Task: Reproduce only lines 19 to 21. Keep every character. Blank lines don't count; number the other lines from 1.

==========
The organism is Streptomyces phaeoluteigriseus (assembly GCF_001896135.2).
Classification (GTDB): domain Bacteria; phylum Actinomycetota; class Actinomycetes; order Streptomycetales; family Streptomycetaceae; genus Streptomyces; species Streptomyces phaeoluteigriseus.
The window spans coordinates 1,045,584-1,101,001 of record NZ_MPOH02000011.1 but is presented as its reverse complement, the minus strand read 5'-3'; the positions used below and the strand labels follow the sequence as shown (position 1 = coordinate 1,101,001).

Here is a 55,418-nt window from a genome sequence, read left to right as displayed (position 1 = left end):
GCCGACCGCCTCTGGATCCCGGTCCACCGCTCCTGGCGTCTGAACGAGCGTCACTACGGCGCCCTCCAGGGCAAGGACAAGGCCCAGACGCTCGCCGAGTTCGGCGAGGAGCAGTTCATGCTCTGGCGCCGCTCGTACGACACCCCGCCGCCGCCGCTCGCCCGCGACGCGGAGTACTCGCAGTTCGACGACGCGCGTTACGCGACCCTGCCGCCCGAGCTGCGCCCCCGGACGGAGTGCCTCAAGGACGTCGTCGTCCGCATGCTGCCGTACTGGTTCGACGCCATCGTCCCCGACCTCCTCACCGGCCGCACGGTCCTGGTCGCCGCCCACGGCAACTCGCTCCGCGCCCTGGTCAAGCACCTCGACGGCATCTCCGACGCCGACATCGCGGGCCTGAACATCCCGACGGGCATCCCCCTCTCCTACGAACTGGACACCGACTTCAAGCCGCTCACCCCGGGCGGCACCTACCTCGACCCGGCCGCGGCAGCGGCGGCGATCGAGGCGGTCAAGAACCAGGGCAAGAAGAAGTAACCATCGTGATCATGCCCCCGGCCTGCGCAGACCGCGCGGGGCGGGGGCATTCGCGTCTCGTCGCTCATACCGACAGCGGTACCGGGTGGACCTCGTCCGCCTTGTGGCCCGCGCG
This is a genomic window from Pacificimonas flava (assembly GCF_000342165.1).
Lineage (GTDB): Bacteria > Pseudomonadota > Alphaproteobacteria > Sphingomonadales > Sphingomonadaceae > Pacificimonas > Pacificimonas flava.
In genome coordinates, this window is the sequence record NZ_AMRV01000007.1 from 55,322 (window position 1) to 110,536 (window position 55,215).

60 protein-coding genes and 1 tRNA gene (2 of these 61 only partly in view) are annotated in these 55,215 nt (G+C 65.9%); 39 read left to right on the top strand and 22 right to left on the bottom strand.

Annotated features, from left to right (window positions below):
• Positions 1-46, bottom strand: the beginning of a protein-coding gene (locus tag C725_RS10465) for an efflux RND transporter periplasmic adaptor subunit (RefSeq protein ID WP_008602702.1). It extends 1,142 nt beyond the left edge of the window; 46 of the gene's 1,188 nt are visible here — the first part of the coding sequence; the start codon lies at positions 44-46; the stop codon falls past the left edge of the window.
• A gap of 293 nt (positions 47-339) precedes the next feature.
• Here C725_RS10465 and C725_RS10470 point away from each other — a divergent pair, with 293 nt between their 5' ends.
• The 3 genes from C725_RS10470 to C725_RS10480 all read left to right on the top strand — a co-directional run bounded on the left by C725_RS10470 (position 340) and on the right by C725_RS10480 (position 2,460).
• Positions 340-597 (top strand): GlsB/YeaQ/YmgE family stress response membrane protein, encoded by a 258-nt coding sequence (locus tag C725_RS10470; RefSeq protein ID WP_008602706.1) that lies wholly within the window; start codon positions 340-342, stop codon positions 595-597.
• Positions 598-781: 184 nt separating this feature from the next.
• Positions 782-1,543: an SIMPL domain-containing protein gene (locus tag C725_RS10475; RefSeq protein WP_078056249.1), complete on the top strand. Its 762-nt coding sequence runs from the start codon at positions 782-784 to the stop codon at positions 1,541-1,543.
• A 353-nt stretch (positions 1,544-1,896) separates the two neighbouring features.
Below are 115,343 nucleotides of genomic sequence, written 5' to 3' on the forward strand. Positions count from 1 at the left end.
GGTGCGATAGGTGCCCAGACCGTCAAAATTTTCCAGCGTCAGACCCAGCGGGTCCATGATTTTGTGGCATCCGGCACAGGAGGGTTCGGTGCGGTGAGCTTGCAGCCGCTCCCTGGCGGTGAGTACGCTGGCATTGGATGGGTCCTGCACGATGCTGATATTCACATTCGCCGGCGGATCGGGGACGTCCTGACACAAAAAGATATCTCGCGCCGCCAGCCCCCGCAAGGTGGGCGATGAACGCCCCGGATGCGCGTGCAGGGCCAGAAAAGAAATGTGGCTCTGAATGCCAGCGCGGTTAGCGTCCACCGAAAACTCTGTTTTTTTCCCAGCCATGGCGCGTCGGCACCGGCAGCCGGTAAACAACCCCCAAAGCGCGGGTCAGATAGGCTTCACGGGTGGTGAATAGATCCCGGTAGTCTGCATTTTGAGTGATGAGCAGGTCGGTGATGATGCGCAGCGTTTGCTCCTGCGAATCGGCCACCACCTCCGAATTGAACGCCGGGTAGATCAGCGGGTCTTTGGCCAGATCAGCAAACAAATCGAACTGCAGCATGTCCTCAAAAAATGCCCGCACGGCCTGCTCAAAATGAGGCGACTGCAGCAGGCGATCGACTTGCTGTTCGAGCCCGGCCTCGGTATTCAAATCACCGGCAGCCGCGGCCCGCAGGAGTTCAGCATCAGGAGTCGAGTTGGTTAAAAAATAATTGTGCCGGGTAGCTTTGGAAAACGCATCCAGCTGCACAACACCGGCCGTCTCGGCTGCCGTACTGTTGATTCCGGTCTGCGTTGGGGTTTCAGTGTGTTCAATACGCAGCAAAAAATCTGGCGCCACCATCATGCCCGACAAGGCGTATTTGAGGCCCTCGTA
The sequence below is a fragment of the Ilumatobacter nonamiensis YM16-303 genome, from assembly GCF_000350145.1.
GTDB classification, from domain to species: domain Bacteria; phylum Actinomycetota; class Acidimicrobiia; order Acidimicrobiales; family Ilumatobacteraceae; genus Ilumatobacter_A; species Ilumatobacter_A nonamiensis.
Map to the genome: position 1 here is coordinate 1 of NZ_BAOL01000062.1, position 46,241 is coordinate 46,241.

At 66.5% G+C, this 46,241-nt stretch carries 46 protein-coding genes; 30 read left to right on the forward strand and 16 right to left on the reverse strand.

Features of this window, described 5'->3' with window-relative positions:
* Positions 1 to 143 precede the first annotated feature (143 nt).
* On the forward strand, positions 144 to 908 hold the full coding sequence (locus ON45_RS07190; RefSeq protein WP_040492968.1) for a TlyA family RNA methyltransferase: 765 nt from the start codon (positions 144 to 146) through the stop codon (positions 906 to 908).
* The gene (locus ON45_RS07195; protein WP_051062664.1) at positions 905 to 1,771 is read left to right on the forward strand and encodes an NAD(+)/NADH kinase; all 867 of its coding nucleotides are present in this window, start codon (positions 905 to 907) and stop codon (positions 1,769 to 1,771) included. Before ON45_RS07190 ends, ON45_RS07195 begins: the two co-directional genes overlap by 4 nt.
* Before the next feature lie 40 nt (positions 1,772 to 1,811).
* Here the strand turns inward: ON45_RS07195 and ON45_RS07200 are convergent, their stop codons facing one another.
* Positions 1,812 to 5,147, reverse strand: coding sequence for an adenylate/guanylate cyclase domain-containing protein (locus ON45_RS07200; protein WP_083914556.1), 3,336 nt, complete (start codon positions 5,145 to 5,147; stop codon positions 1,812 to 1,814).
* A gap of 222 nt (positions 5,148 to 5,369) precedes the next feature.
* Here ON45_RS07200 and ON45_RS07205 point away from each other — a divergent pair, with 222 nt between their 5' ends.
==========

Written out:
Below are 115,343 nucleotides of genomic sequence, written 5' to 3' on the forward strand. Positions count from 1 at the left end.
GGTGCGATAGGTGCCCAGACCGTCAAAATTTTCCAGCGTCAGACCCAGCGGGTCCATGATTTTGTGGCATCCGGCACAGGAGGGTTCGGTGCGGTGAGCTTGCAGCCGCTCCCTGGCGGTGAGTACGCTGGCATTGGATGGGTCCTGCACGATGCTGATATTCACATTCGCCGGCGGATCGGGGACGTCCTGACACAAAAAGATATCTCGCGCCGCCAGCCCCCGCAAGGTGGGCGATGAACGCCCCGGATGCGCGTGCAGGGCCAGAAAAGAAATGTGGCTCTGAATGCCAGCGCGGTTAGCGTCCACCGAAAACTCTGTTTTTTTCCCAGCCATGGCGCGTCGGCACCGGCAGCCGGTAAACAACCCCCAAAGCGCGGGTCAGATAGGCTTCACGGGTGGTGAATAGATCCCGGTAGTCTGCATTTTGAGTGATGAGCAGGTCGGTGATGATGCGCAGCGTTTGCTCCTGCGAATCGGCCACCACCTCCGAATTGAACGCCGGGTAGATCAGCGGGTCTTTGGCCAGATCAGCAAACAAATCGAACTGCAGCATGTCCTCAAAAAATGCCCGCACGGCCTGCTCAAAATGAGGCGACTGCAGCAGGCGATCGACTTGCTGTTCGAGCCCGGCCTCGGTATTCAAATCACCGGCAGCCGCGGCCCGCAGGAGTTCAGCATCAGGAGTCGAGTTGGTTAAAAAATAATTGTGCCGGGTAGCTTTGGAAAACGCATCCAGCTGCACAACACCGGCCGTCTCGGCTGCCGTACTGTTGATTCCGGTCTGCGTTGGGGTTTCAGTGTGTTCAATACGCAGCAAAAAATCTGGCGCCACCATCATGCCCGACAAGGCGTATTTGAGGCCCTCGTA
The sequence below is a fragment of the Ilumatobacter nonamiensis YM16-303 genome, from assembly GCF_000350145.1.